If Abbott is to be credited for his true contribution it should be for raising the number of boat arrivals. His opposition to the Malaysian arrangement in 2011 led to thousands of new arrivals in the following two years.
Yet facts have never stopped boasts. The Coalition, under Turnbull, is pleased to continue with its bragging, repeating the same slogans with better elocution. It is even prepared to repeat the lie that our policies have saved lives.
Our heartless yet enthusiastic prejudice, (let’s not dignify it with the word policy) towards men, women and children who are driven by desperate necessity to flee their homes and to put to sea in unsafe vessels has done nothing but cause harm to refugees and to Australia’s reputation for fairness and humanity. It is to our national shame and regret that we turn away from the poor, the needy, the wretched of the earth, who reach out to us for help in their time of crisis. Instead, from those who have already lost everything, we take their freedom, their dignity, their future happiness.
Regardless of what Malcolm Turnbull wants to pretend in public, our ‘tough border protection’ has not prevented refugees from drowning or perishing in other dreadful ways. There is no evidence whatsoever for claiming that news of Australia’s ‘tough policies’ are any form of deterrent. Growing numbers of displaced persons are desperately putting to sea in our region to seek refuge. According to the UNHCR, more people boarded boats after former PM Abbott introduced punitive ‘deterrence’ policies, not fewer.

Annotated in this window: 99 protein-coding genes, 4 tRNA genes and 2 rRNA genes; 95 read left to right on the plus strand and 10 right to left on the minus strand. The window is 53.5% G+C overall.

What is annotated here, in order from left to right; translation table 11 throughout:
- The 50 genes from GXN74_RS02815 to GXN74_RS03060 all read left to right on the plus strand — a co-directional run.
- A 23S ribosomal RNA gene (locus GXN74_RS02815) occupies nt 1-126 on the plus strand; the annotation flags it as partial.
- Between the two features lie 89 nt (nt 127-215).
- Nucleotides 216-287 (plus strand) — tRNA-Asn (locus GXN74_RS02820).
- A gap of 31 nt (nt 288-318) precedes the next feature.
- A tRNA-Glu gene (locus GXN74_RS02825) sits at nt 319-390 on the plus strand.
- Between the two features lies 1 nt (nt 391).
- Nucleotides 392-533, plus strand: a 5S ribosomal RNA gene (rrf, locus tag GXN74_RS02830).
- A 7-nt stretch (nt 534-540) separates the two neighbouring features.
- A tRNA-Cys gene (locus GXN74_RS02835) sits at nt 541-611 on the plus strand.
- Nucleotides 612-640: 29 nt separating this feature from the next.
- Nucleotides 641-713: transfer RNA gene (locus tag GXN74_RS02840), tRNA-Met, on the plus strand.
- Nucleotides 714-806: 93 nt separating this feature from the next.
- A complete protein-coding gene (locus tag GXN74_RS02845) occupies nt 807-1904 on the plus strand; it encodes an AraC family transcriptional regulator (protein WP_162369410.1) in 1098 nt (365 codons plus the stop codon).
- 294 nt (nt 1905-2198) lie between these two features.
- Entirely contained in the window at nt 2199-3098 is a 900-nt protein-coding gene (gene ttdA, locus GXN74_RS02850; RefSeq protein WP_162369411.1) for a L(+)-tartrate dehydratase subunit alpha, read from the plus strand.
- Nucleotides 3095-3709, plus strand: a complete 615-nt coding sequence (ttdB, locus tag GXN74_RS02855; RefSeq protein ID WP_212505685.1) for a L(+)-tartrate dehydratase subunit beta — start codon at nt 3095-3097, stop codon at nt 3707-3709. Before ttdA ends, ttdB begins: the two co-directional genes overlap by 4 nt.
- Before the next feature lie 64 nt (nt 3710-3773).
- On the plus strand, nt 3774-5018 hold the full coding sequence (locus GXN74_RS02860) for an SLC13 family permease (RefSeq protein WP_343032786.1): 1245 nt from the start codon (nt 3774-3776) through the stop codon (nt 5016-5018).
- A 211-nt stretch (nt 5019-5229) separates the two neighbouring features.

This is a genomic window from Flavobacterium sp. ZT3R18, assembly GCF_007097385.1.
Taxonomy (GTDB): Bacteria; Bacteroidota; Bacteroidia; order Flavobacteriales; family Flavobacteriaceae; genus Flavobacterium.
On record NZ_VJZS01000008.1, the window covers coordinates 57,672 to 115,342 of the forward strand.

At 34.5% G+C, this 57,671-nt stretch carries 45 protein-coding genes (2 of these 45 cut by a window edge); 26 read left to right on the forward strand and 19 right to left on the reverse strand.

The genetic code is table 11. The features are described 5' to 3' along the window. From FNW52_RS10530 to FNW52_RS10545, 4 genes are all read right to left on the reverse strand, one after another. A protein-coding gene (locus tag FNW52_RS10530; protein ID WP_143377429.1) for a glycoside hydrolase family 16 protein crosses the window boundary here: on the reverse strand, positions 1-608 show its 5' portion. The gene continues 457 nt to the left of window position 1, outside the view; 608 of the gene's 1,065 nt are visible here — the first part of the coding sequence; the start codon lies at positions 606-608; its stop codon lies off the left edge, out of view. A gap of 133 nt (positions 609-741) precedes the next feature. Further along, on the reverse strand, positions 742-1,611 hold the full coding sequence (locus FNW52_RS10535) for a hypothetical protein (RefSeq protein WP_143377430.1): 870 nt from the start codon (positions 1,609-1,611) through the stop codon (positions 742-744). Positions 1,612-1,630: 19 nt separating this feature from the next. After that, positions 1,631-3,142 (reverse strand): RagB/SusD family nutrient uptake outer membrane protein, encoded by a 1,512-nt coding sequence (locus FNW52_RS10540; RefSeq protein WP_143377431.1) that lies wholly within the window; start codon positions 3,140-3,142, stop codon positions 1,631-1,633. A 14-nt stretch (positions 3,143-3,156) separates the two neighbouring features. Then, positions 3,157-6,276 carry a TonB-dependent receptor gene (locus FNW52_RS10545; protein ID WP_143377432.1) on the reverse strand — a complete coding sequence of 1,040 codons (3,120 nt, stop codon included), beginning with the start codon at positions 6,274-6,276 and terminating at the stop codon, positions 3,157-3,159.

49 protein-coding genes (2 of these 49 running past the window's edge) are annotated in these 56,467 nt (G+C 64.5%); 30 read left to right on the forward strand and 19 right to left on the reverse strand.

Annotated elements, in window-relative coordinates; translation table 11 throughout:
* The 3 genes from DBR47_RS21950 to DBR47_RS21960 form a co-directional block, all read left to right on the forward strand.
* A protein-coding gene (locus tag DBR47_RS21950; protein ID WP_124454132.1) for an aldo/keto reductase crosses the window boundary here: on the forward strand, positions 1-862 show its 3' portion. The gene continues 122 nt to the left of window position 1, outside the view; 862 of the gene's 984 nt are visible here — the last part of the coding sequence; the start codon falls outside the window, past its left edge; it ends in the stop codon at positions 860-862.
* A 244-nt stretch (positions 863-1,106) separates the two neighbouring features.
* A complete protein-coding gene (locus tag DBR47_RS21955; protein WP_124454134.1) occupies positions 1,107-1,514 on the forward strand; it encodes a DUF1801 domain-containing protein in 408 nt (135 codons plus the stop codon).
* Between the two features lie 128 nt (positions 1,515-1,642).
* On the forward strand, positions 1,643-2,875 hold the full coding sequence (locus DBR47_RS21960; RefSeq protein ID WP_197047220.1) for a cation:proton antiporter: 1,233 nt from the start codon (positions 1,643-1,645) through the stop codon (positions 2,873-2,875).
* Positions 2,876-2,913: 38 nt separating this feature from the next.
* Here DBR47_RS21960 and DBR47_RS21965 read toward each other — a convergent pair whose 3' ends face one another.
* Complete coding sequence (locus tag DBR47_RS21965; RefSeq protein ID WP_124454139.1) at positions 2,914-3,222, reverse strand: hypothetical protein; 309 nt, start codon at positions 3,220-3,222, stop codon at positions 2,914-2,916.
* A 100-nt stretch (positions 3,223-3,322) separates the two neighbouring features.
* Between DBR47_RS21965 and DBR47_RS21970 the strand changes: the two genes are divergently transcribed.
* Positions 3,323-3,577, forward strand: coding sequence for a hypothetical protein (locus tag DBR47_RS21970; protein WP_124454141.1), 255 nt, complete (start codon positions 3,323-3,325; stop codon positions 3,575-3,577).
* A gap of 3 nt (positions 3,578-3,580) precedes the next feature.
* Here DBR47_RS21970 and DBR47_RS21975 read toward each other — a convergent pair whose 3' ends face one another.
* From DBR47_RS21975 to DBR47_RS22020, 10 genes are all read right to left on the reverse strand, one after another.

At least 54,000 people boarded boats in South East Asia, our region according to the Foreign Minister, in Jan-Nov 2014, an increase of 15% over the same period a year earlier. Around 540 people died trying to get here in 2014.
They starved to death. They perished from a lack of drinking water. Some were beaten to a death by crew members and thrown overboard. Many drowned when their unseaworthy vessel sank. Hundreds more died in camps in Thailand.
Yet our government is in complete denial. Despite promising respect on seizing power Malcolm Turnbull insults our intelligence less than a month later in parliament by defending coalition immigration policy. It is a despicable act of duplicity from a politician who is more interested in courting support from his right wing ‘boat-stopping’ party bigots than in facing the truth.
So much for his promise of being a Prime Minister who respects truth or who respects the nation. Instead, Turnbull contemptuously recycles Tony Abbott’s tired old lies; repeats the same disgraceful untruths rationalising our capture and imprisonment of asylum seekers. The cruel hoax perpetrated on Australian people is that our shameful behaviour is some sort of necessary evil which deters others driven to flee their homeland from attempting to reach safety by sea.
The deterrence argument is an outrageous, guilt-assuaging rationalisation of the government’s cruelly, inhumane behaviour towards some of the most desperate and needy people in the world. Not only is it totally spurious, it is condemned by the UNHCR and by other bodies that monitor international human rights abuses. Yet the coalition has made it their mantra for two years. It is a shocking breach of good faith by a PM who promised advocacy and respect.